NAB film video dslr HDSLR coverageIt's that time of year again, when companies reveal what they've been working on for the past year, and quite a few prototypes that aren't quite ready to see the light of day. A few have already thrown down the gauntlet for camera superiority, namely Canon and Sony (though Sony still might have one more surprise for us at the show). We're still waiting on RED's (and Panasonic's) response to these new 4K RAW ready cameras, and Jim Jannard has been making some noise on the REDuser forums, showing his excitement for what they've got coming next. Hopefully we'll get a glimpse of "Dragon" at NAB, but we've been told in the past on those same forums that we won't see any new products until they are shipping.

All of these new specs and features can be a bit overwhelming to the consumer - so here's what's out there for large sensor video cameras and their respective price points, as well as their max specs (PL camera price if available - also, these are not perfect, so let's not get into price arguments, it's just a generalization):

  • $4,300 - Panasonic AF100: 8-bit 4:2:2 1080p
  • $5,000 - Sony FS100: 8-bit 4:2:2 1080p
  • $10,000 - Sony FS700: 12-bit 4K RAW
  • $13,000 - Sony F3: 10-bit 4:4:4 1080p
  • $13,200 - RED Scarlet: 16-bit 4K RAW
  • $15,000 - Canon 1DC: 8-bit 4:2:2 4K MJPEG
  • $16,000 - Canon C300: 8-bit 4:2:2 1080p
  • $25,000 - RED One MX: 12-bit 4.5K RAW
  • $30,000 - Canon C500: 10-bit 4K RAW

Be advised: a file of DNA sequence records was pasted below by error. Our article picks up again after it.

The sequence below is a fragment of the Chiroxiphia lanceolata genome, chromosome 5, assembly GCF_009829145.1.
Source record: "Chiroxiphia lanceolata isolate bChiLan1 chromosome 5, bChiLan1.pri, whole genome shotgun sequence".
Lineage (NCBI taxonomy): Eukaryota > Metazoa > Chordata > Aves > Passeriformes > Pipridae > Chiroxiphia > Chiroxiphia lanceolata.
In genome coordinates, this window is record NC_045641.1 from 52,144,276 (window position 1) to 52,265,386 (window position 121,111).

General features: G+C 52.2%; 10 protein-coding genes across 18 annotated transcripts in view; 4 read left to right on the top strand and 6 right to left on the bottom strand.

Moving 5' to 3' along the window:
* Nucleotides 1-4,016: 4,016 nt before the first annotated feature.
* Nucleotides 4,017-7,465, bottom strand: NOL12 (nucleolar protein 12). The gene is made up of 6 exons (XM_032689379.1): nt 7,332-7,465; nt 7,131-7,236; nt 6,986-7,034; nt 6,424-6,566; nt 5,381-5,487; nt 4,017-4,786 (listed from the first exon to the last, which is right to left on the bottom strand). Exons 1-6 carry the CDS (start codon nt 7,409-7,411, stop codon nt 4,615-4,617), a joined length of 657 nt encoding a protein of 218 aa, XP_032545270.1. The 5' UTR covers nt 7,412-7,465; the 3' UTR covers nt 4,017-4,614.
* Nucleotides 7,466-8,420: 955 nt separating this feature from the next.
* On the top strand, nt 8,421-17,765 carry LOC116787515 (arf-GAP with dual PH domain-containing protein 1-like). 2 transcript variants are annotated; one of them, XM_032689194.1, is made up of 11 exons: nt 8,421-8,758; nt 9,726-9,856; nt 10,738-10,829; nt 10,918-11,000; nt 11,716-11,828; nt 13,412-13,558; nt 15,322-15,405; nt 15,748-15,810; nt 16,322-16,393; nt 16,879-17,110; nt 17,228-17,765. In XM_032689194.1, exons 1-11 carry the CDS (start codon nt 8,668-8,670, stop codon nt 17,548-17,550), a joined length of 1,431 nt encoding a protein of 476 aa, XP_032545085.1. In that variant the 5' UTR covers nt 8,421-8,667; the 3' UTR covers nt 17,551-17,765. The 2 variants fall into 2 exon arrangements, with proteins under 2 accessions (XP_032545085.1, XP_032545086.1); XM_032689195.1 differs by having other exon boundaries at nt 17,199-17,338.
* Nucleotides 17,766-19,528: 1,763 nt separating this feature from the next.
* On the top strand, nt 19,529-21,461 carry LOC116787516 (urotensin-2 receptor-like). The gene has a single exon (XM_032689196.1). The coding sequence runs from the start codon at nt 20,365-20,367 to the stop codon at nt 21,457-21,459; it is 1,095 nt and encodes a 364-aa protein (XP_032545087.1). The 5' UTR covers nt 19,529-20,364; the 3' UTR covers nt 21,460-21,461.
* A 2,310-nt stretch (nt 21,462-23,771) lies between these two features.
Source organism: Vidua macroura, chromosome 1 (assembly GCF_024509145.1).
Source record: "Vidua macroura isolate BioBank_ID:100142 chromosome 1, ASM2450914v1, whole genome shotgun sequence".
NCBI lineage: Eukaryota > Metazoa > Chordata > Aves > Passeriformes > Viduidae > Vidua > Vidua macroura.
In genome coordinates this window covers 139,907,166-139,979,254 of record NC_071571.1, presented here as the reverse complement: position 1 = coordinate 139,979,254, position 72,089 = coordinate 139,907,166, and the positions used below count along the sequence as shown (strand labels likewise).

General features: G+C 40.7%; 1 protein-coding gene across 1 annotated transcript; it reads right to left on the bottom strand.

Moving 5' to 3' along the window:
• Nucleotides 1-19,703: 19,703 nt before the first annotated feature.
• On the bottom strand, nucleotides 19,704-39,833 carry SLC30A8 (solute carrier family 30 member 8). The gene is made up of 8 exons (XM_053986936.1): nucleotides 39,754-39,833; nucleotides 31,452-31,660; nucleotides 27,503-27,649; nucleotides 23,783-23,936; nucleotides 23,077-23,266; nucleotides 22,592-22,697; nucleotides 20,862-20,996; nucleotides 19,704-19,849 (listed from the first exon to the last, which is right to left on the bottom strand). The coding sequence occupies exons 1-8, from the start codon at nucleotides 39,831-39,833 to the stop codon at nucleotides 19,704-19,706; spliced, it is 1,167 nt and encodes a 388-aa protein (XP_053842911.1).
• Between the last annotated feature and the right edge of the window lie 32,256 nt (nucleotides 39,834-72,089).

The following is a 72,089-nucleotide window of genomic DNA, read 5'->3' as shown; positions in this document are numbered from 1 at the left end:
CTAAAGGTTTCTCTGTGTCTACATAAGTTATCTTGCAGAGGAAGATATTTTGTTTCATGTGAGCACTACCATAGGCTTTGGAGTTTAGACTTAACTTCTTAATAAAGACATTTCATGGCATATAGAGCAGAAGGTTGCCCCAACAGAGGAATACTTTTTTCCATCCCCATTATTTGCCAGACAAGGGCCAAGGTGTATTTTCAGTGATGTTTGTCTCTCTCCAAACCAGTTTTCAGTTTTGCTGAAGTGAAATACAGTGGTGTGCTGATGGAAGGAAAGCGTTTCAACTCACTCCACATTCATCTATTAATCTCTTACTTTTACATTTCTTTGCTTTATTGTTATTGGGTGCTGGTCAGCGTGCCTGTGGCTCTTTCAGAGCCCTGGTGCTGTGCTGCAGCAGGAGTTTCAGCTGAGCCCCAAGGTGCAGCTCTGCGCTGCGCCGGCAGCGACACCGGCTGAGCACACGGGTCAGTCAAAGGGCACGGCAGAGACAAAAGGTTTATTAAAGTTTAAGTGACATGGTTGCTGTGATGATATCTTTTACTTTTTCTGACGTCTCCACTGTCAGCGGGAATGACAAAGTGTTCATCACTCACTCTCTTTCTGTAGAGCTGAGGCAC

• $38,000 - RED Epic-X: 16-bit 5K RAW
  • $60,000 - Arri Alexa - 12-bit 3K RAW
  • $65,000 - Sony F65 - 16-bit 4K RAW

For all of the RAW cameras (except RED), you're going to have to add $5,000-$10,000 (or more) for RAW recording ability. I'm just looking at base specs for now though. I left RED's prices as stated on their website since those prices do include the recorder on-board (media, batteries, and monitors are more expensive for all of these cameras). Specs are not everything, and to compare only specs is doing all of these cameras an injustice, but you start to come to some pretty interesting conclusions looking at price at maximum color bit depth and resolution alone.

What's Canon doing? I'm not really sure, but they are certainly pricing themselves out of the market in features alone. Both of their new cameras are going to produce amazing images, but their top-of-the-line camera should really be much more comparable to the F65 or the Epic. If you're going to make a camera that expensive, it makes sense to me that you would go all out and put the biggest sensor and the highest bit depth and frame rates that you can into it. The C500 fits much, much better as a $15,000 camera, and the 1DC should be half that price at around $7,500 (closer to the FS700). If they released those new cameras at those prices it would make a lot more sense. Sony's offerings are cheaper and more fully featured. This is not a statement for Sony and against Canon, it's merely an observation that on price alone, the specs just don't add up.